Contractor's Guide to Success

Select the section applicable to your current situation, depending on whether you have an existing contracting business ready for growth or are just getting started.

Growing Your Business

Explore: Chapter 2. How to Prepare

Chapter 2. How to Prepare

Preparing to become a Weatherization Assistance Program contractor involves several important steps. This section will guide you through the essential preparations needed to apply successfully. 

We’ll cover three key areas: business preparation, training and certifications, and getting ready for work. 

These steps will help you lay a strong foundation for your journey as a weatherization contractor, ensuring you’re well-equipped to provide efficient and effective weatherization services to clients while meeting program requirements and industry standards.

2.1 Prepare Your Business

Business preparation includes important steps such as registering your business, getting the right licenses, making a solid business plan, managing your money, and getting the funding you need. You’ll also need to set up your finances, buy the right insurance, find and hire workers, and use marketing tools to grow your business. These are the basics to make sure your weatherization business follows the rules, stays financially healthy, and has a good plan for the future in the weatherization field.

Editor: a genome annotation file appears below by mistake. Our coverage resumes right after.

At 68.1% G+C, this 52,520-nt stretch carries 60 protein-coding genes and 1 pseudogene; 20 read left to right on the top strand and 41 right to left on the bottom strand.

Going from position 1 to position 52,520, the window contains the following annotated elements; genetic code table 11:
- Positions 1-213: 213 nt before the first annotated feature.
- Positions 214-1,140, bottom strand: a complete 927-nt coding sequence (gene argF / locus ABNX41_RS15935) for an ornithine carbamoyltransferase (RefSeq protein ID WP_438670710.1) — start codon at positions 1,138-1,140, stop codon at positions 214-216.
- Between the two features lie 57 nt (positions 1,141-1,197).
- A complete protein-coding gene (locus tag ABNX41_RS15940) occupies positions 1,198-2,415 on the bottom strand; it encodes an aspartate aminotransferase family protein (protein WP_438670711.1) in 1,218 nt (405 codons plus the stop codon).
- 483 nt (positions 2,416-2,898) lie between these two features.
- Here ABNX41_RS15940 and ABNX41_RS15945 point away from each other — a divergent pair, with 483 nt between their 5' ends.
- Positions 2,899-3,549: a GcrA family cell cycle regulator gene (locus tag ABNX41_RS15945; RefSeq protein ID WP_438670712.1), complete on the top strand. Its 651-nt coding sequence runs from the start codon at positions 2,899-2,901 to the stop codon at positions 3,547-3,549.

Ensure that the business is registered and licensed at the appropriate local, state, and federal levels. Obtain any required permits and licenses for operating as a weatherization contractor. Be sure to check with your local Weatherization Assistance Program administrator to determine what is required.

A business plan is like a map that shows how you plan to run your contracting business. It helps you set clear goals, manage money, and make sure everything runs smoothly. It’s also useful for dealing with problems and finding new clients outside of the Weatherization Assistance Program. With a business plan, you can take a step back to see if you’re doing well and change things if needed. It’s an important tool to help you run a successful business in a clear and organized way.

Creating a budget helps you run your business better. It is like a map to help you spend money wisely, reach financial goals, and handle problems with more confidence.